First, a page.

WHEREAS, the relationship between law enforcement and minority communities is often strained due to mistrust, a long documented history of abuse by law enforcement, the use of racial profiling and the excessive use of force; and
WHEREAS, many defendants and citizens have complained about intimidation, abusive practices, and the use of excessive force following their interaction with law enforcement and have ended up having emergency room visits following those contacts; and
WHEREAS, emergency room physicians are often the first to receive defendants or citizens from law enforcement for medical services; and
WHEREAS, in 2009, five emergency care experts reported results of a survey of more than 300 ER physicians, in which virtually all said they "believed excessive use of force [by police] actually occurs" and roughly 98% said they had "managed patients with suspected excessive use of force." Their study was reported fully in the Emergency Medical Journal and was synopsized by Force Science News; and
WHEREAS, two physicians from this research team (Dr. H. Range Hutson of Harvard and Dr. Jared Strate of the University of Washington) joined two PhDs from the criminology department of the University of South Carolina (Hayden Smith and Geoffrey Alpert) in publishing an editorial in the Annals of Emergency Medicine. This piece reprised the findings of the original study and urged that ER physicians report their "concerns" about "police abuse" to police department Internal Affairs offices and make note of them in separate reports "not included in the case notes." They stated that, "Although physicians are required to report child abuse, gunshot wounds, and stab wounds, there are no guidelines for them to report alternative expressions of violence, such as the perceived use of excessive force by police officers"; and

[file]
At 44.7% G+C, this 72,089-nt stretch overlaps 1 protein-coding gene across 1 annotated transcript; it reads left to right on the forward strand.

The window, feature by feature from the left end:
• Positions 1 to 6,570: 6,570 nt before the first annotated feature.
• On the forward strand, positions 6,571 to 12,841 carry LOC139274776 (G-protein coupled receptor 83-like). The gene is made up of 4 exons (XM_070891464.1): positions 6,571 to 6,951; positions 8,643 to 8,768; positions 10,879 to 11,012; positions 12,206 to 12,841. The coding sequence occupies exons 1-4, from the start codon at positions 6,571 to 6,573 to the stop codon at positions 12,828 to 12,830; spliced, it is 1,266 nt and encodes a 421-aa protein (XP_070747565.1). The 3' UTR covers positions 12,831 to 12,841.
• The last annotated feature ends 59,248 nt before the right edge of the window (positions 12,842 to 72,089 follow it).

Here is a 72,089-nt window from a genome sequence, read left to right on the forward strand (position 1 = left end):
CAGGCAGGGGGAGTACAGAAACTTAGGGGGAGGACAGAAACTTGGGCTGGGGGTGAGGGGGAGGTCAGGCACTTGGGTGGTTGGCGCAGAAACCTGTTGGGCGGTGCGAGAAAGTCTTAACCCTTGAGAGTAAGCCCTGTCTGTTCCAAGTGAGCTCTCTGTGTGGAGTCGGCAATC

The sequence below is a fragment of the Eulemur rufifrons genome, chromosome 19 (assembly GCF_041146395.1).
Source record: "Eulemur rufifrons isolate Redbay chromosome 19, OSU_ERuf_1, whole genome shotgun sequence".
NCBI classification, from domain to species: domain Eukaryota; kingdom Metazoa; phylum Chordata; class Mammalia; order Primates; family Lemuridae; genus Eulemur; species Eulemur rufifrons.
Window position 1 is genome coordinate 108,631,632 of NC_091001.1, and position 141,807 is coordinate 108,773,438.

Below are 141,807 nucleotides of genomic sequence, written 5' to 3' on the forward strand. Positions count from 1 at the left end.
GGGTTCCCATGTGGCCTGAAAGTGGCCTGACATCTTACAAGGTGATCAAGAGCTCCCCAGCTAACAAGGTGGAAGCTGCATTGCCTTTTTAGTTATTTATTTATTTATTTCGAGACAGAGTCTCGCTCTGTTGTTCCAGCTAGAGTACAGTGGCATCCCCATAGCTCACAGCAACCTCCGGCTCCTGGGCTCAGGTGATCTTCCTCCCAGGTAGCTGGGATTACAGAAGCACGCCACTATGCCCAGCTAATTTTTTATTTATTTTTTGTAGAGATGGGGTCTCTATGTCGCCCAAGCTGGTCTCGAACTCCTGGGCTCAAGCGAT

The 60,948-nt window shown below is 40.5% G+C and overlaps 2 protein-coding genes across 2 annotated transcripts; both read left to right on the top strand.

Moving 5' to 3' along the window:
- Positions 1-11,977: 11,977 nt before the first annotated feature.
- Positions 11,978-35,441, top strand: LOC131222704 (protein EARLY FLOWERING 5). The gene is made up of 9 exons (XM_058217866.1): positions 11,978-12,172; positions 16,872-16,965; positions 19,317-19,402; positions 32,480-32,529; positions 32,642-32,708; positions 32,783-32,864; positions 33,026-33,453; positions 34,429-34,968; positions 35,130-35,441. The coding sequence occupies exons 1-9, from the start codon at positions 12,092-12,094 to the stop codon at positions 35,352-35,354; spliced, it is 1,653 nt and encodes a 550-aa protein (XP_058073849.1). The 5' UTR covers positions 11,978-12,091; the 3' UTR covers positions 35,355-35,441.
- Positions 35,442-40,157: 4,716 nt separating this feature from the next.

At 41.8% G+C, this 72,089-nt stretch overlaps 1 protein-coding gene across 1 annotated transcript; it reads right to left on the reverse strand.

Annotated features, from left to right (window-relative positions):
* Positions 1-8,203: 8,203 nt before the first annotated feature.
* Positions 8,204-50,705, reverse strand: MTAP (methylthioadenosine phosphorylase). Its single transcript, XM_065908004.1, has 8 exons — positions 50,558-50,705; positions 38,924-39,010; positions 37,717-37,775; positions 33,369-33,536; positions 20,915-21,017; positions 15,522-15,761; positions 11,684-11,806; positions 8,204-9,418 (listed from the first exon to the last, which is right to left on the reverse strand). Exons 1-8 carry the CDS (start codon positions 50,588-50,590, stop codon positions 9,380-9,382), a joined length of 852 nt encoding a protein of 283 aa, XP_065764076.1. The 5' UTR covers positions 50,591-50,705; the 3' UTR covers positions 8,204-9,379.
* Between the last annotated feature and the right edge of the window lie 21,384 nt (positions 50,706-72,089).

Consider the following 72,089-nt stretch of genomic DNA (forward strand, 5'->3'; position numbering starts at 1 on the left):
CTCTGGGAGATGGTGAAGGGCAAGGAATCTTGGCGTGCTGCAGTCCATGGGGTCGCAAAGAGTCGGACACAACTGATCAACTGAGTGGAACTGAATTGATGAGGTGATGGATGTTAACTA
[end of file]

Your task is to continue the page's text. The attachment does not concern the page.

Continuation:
WHEREAS, in many instances physicians already have a duty to report suspected child abuse, sexual abuse and domestic violence to law enforcement when patients are seen in the hospital, clinics and emergency rooms; and
WHEREAS, requiring health care professionals to report the use of police brutality or excessive force is not an additional burden to the other mandatory requirements.
THEREFORE, BE IT RESOLVED, that the National Association for the Advancement of Colored People supports the mandatory requirement of physicians having reasonable cause to suspect that any person has been subjected to physical abuse induced by excessive force shall be mandated to report or cause a report to be made to the appropriate investigative agency; and
BE IT FURTHER RESOLVED, that the NAACP advocate for appropriate training and policies for health care professionals on the management of cases where law enforcement excessive use of force is suspected; and
BE IT FURTHER RESOLVED, that the NAACP collaborate with the National Medical Association and the American Medical Association on this issue; and
BE IT FINALLY RESOLVED, that the NAACP support nationwide legislation and policies to urge all states to have a mandatory requirement for health care professionals to report suspected police brutality and the use of excessive force by law enforcement when brought into a medical facility for treatment to the Department of Justice or internal affairs investigators.